3. Enhanced action on adaptation
If emissions continue to rise at the rate of the past 30 years, atmospheric concentrations will increase to 700ppm or more, corresponding to global average temperatures of +6°C or more by 2050 (Intergovernmental Panel on Climate Change (IPCC) 2007 4th report; World Energy Outlook, International Energy Agency 2008). Even if we stopped emitting greenhouse gases altogether, the effects of global warming are now unavoidable. For these reasons, societies will need to adapt to the unavoidable consequences of climate change.

Importantly, it is developing nations who face the worst consequences because they are more vulnerable to the physical effects of climate change than developed nations, due to their limited institutional frameworks and financial adaptive capacities:
• In Africa alone, 75-250 million people will be exposed to water stress by 2020 (IPCC 4th report). The area suitable for agriculture will decrease and reductions in yields could amount to 50% by 2020.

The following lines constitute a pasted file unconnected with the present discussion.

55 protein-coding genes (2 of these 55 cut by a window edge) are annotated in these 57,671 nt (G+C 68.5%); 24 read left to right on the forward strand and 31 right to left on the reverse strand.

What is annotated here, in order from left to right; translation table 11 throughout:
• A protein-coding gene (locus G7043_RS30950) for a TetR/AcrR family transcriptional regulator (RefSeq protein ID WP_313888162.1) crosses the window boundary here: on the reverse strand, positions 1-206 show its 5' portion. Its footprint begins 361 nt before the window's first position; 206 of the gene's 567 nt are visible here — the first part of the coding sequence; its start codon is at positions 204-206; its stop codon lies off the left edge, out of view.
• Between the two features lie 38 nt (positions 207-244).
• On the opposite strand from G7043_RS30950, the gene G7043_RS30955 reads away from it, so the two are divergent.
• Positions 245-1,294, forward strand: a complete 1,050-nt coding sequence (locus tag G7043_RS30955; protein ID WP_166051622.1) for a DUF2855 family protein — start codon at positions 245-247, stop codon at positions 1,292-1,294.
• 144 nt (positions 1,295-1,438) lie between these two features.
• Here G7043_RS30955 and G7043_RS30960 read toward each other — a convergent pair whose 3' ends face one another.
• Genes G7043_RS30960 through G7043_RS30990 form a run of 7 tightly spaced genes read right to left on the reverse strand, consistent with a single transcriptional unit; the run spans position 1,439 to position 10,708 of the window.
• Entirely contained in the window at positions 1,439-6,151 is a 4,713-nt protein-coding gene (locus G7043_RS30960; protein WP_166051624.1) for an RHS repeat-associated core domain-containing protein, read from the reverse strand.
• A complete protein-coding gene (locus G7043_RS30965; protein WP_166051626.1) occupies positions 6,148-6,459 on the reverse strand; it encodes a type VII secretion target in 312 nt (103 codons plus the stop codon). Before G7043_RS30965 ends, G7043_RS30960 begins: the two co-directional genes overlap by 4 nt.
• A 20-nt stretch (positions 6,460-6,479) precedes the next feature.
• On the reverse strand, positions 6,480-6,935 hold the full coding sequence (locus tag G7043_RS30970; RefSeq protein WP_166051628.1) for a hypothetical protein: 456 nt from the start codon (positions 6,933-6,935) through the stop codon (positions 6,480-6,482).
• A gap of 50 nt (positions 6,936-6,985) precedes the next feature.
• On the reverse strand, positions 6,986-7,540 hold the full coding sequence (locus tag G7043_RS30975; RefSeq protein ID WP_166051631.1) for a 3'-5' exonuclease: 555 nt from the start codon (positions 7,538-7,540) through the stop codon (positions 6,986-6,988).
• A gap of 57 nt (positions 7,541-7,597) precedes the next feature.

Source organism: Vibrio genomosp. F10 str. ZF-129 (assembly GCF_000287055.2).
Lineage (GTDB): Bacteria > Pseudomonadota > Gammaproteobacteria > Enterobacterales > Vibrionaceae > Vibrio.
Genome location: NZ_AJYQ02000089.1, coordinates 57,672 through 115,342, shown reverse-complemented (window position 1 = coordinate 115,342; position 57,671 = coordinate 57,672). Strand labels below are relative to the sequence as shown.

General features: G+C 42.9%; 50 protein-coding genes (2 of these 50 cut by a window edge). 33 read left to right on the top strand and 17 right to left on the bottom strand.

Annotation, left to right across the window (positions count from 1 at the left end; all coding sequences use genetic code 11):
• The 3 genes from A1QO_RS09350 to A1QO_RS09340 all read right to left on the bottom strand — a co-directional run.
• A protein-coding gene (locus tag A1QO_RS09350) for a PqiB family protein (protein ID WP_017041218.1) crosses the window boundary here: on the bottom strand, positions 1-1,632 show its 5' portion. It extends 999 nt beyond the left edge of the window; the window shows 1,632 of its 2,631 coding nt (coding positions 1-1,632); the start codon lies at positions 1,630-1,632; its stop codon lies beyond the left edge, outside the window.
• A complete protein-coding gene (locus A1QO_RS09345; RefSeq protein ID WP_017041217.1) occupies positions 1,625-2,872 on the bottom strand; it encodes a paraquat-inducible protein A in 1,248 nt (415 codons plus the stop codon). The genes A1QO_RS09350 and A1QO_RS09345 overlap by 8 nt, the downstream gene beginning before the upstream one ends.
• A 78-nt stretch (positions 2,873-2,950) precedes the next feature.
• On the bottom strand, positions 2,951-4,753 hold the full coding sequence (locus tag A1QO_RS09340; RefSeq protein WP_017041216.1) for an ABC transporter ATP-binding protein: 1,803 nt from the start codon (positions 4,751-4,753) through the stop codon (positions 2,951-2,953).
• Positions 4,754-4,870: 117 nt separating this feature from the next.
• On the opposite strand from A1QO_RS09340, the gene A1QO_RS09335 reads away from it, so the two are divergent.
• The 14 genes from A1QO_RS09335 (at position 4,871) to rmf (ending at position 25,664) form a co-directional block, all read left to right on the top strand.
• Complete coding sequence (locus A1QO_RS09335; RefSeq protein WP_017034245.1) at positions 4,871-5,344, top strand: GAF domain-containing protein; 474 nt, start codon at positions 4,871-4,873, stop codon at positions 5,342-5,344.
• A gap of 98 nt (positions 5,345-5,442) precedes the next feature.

• Towards the end of the 21st century, projected sealevel rise and storms will affect low-lying coastal areas with large populations potentially triggering migration of people.
• Weather-related disasters disproportionately affect the agricultural sector in least developed countries (subsistence farming) where most farmers have only limited access to financial means such as microcredit and insurance solutions.

4. Enhanced action on technology development and transfer
The UNFCCC estimates that 85% of the capital required for low carbon investments needs to come from private sources. Adjusting public policies to stimulate private investments, technology development and adaptation in developing countries will be vital. A major deal flow of projects in both today's realisable low carbon technologies and tomorrow's technologies (e.g. carbon capture and storage, next generation photo-voltaics and biofuels) will be required. Financial and project development expertise from the international private sector will need to partner with governments and multilateral development banks.